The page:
Confused? Don't worry: you're surely not alone in that. Last year's console was something of a half-step measure designed to appeal to new 4K TV-buyers, but the Xbox One X is a properly premium upgrade, packing in a huge amount of added processing power to drive smoother, better-looking, and sometimes native-4K games.
But what if you already have an Xbox One? And more pressingly, what if you've already purchased an Xbox One S, whether it was an upgrade or your first of the bunch? Well, then your decision is a lot tougher, since the Xbox One X has a whole lot in common with the other versions.
Need the latest info? Now that we've reviewed the impressive Xbox One X, here's our recommendation on updating from either previous version.
Xbox One: The original Xbox One was a big, bulky-looking rectangle that certainly lacked style but packed in power. And even with the size, it had an external power brick that you'd need to keep nearby. We much preferred the slimmer original PS4 design.
Xbox One S: Now here's an improvement: The Xbox One S trimmed down the console's footprint dramatically while adding a bit of flair to the design with the dotted grill. And better yet, the power supply is built right into the box. Fantastic.
Xbox One X: The Xbox One X splits the difference between the two previous editions. Rather than a mostly flat face, however, the top half juts out on the One X, and the dotted design is less prominent. It's also black, like the standard Xbox One model. However, amazingly enough - even with all that power inside - it's slightly trimmer than the Xbox One S.
Verdict: We would never advise trading in a still-recent console for a slightly different one just because of how it looks. The original Xbox One looks pretty ugly by comparison, while the One S and One X are both significantly more attractive - with the One X having a small edge in size.
Should you upgrade from Xbox One? No!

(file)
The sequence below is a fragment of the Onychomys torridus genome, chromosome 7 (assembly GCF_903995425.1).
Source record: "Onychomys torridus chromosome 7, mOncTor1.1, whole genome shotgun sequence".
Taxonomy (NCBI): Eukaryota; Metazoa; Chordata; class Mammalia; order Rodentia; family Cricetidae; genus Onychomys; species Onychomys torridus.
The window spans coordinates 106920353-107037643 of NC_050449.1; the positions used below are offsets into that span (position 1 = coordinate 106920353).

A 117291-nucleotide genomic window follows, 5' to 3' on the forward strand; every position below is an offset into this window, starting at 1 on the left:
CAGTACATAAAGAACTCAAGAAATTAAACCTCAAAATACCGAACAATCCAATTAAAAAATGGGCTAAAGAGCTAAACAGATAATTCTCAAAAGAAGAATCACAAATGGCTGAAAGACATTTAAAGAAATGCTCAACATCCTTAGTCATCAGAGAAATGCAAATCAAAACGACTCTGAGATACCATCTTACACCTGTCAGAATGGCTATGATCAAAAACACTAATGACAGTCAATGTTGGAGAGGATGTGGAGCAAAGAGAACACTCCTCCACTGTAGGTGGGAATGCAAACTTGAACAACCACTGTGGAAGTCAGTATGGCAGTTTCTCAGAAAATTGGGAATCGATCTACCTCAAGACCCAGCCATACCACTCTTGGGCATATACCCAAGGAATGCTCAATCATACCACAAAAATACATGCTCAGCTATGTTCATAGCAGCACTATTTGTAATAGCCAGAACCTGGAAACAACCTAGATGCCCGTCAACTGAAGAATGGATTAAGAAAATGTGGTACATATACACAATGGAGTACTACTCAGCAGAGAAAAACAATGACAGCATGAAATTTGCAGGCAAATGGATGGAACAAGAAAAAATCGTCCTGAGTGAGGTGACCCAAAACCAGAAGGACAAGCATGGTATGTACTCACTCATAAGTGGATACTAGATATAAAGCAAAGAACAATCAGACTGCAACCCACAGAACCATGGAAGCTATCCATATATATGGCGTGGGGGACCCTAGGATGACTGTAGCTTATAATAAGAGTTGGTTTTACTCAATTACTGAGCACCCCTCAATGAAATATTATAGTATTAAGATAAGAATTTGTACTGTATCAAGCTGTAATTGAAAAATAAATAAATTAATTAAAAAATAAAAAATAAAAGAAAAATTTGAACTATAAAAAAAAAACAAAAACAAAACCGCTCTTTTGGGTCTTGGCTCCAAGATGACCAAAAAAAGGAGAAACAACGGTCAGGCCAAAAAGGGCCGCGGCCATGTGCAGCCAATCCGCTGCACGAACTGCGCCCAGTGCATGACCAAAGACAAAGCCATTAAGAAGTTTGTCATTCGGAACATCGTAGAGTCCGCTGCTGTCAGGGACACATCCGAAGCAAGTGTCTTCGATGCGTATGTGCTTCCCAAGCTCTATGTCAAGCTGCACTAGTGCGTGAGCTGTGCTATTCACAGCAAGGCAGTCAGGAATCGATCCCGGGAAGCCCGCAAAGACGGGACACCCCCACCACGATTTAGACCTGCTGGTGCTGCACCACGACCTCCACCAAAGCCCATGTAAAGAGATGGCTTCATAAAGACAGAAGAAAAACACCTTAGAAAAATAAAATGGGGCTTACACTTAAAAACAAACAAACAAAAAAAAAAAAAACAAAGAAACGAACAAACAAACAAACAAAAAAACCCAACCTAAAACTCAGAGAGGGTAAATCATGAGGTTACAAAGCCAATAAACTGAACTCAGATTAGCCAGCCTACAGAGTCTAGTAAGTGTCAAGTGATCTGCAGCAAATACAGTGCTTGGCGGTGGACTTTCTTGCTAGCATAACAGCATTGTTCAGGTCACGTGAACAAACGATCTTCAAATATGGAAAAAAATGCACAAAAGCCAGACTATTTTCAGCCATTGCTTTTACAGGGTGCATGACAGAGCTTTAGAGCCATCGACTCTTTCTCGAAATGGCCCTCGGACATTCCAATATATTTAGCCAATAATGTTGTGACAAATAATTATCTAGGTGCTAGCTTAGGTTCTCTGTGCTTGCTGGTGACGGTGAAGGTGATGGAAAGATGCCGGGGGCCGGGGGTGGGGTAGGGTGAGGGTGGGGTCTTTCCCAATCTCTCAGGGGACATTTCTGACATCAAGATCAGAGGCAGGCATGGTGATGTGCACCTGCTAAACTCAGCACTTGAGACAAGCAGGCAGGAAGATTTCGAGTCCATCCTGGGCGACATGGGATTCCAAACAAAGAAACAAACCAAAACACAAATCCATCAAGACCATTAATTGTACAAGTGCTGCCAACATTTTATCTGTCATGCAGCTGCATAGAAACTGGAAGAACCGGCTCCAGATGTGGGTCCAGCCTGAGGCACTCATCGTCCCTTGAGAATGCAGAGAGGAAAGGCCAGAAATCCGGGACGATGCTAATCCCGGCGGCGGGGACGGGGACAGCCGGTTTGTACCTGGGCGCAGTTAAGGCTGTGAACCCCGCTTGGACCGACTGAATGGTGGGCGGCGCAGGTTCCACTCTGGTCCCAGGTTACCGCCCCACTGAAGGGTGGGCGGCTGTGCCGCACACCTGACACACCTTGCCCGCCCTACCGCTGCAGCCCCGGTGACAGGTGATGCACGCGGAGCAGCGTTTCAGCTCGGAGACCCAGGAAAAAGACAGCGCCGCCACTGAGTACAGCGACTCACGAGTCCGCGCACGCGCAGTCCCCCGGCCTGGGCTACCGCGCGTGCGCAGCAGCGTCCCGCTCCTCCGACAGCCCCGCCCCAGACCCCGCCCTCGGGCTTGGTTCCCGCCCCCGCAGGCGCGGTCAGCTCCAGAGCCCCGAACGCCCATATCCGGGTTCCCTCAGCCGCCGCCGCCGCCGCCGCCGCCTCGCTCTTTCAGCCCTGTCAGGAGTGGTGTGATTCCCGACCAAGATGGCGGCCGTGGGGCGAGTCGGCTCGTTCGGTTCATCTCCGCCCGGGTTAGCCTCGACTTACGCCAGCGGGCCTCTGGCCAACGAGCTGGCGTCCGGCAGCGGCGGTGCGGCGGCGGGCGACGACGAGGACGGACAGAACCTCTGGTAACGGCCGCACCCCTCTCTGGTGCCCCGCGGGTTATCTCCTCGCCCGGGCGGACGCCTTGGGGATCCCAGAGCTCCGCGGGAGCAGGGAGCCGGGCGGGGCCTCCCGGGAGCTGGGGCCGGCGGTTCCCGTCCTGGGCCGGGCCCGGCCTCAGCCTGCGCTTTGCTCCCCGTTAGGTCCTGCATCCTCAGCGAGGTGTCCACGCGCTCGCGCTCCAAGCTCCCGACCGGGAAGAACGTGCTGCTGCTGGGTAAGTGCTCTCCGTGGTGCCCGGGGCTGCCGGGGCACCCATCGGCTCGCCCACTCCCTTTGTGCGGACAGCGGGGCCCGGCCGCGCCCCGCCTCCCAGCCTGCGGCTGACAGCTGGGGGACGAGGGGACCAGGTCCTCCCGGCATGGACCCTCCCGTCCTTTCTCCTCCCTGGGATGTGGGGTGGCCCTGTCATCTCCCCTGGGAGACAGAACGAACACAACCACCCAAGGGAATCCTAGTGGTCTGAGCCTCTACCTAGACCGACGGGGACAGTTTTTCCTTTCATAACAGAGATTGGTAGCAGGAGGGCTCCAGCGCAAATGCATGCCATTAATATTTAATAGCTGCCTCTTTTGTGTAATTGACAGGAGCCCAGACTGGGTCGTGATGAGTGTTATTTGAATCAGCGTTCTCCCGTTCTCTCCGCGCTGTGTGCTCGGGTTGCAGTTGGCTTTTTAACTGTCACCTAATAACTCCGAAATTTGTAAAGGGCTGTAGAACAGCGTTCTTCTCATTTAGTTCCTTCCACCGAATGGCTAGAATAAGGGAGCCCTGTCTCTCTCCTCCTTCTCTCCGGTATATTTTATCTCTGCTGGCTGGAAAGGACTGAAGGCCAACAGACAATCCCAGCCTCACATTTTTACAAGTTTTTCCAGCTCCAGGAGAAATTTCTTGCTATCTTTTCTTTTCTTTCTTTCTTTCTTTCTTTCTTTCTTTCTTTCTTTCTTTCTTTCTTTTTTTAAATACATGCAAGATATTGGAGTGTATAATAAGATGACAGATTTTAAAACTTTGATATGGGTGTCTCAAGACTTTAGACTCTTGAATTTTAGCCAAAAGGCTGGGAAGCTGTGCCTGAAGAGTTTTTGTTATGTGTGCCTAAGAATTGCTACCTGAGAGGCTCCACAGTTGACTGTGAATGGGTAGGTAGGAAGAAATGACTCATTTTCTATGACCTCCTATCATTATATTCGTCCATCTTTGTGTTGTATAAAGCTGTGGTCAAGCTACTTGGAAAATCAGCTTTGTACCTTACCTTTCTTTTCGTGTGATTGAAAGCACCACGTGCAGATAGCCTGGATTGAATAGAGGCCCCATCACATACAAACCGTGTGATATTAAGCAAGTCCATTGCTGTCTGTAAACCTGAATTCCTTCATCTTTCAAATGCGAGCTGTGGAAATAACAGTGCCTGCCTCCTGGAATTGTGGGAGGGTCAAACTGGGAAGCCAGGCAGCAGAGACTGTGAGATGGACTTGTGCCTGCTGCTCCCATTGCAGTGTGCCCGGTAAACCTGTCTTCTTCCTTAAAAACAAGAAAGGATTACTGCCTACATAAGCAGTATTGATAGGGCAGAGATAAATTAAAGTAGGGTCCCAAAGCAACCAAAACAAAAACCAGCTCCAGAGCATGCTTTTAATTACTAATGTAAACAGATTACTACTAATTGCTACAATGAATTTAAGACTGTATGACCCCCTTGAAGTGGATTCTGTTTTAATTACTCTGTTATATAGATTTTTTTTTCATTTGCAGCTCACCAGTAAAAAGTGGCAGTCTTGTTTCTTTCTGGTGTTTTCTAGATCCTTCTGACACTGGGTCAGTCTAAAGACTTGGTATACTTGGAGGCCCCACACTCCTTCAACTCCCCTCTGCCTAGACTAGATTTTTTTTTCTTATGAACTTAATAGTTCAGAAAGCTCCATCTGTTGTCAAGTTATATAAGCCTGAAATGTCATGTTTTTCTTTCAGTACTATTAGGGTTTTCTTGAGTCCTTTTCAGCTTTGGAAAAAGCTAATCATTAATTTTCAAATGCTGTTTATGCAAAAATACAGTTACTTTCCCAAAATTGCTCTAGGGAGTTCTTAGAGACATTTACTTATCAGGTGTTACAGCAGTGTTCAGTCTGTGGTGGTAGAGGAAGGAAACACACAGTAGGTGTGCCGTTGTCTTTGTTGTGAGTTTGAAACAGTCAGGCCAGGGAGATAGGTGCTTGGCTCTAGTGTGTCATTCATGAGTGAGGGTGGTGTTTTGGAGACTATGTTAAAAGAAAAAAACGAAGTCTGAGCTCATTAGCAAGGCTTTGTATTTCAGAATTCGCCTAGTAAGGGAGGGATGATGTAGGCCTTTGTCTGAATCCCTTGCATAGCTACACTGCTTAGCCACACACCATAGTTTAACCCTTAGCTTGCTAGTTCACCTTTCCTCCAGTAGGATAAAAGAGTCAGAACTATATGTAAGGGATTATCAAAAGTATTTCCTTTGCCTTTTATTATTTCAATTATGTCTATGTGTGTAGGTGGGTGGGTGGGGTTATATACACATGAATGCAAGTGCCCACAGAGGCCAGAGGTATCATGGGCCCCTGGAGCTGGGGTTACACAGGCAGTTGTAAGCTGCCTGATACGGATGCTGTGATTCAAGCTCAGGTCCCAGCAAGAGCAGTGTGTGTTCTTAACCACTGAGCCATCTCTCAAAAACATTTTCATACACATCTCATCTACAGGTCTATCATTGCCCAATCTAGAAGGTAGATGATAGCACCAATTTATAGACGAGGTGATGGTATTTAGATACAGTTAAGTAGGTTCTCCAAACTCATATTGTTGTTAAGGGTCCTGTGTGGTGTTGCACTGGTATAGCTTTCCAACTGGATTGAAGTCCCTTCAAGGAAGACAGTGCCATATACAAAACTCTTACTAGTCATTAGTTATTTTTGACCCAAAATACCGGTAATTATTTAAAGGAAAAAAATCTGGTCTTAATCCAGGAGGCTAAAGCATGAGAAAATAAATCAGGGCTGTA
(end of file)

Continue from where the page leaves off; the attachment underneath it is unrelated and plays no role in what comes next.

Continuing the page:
Should you upgrade from Xbox One S? No!
Xbox One: It's almost four years old now, but the Xbox One is still pumping out solidly impressive graphics today and remains roughly on par with the PlayStation 4 in overall performance. It has an octa-core CPU at 1.75GHz, an 853 Mhz GPU with 12 compute units and 1.3 teraflops of performance, and 8GB RAM.
Xbox One S: Honestly, there isn't a big difference with the Xbox One S over the original: the GPU is bumped up to 914 Mhz to help with the 4K upscaling, and it can make for improved frame rates or added effects in games, but there's no significant distance between them.
Xbox One X: Well, here's where things get interesting. The Xbox One X makes a big leap in terms of performance capabilities, with an octa-core 2.3 Ghz CPU, a 1.172 Ghz GPU with 40 compute units and a whopping six teraflops of output, and 12GB RAM. We see that come through in the startlingly impressive Forza Motorsport 7 and some multiplatform games, which have more detail and smoother performance on the Xbox One X than previous models or the PS4.
Verdict: The Xbox One X can push more detailed-looking games at native 4K resolution at potentially 60 frames per second, depending on game, and it beats out the PlayStation 4 Pro (which does 4.2 teraflops) as the powerful console out today. If you need the best of the best, then yes, this is where the Xbox One X shows its worth.
Should you upgrade from Xbox One? Yes!
Should you upgrade from Xbox One S? Yes!
Xbox One: Whether it's a game, Blu-ray movie, or streaming video, the Xbox One tops out at 1080p Full HD resolution. That looks pretty crisp, admittedly, and most people probably have a 1080p TV in their homes, but it's hardly the gold standard.
Xbox One S: With a minor processing upgrade, the Xbox One S can display 4K media from both streaming services and Ultra HD Blu-ray discs, and it can also upscale games and any other 1080p content to run at 4K resolution. Upscaling doesn't look quite as clean as native 4K resolution, where the extra pixels are already packed into the content, but you'll see the added crispness if you have a 4K TV. And it'll do high dynamic range (HDR) lighting too.
Xbox One X: Forget upscaling: the Xbox One X has enough horsepower to display many games natively in 4K resolution and at 60 frames per second too (with HDR, as well). And 4K media, either streaming or on a UHD Blu-ray, will certainly be no problem for this monster. If you have a 4K TV, you'll get the best visual experience with the Xbox One X.
Verdict: Do you have a 4K television? If so, do you want games and media to look as great as they can on it? In that case, yes, you'll definitely want to upgrade to the Xbox One X. However, if you have an Xbox One S already, the move from upscaled 4K to native 4K might not be enough to warrant your immediate S$699 investment - especially if you use the Xbox for media more than games.
Should you upgrade from Xbox One? Yes!
Should you upgrade from Xbox One S? Maybe!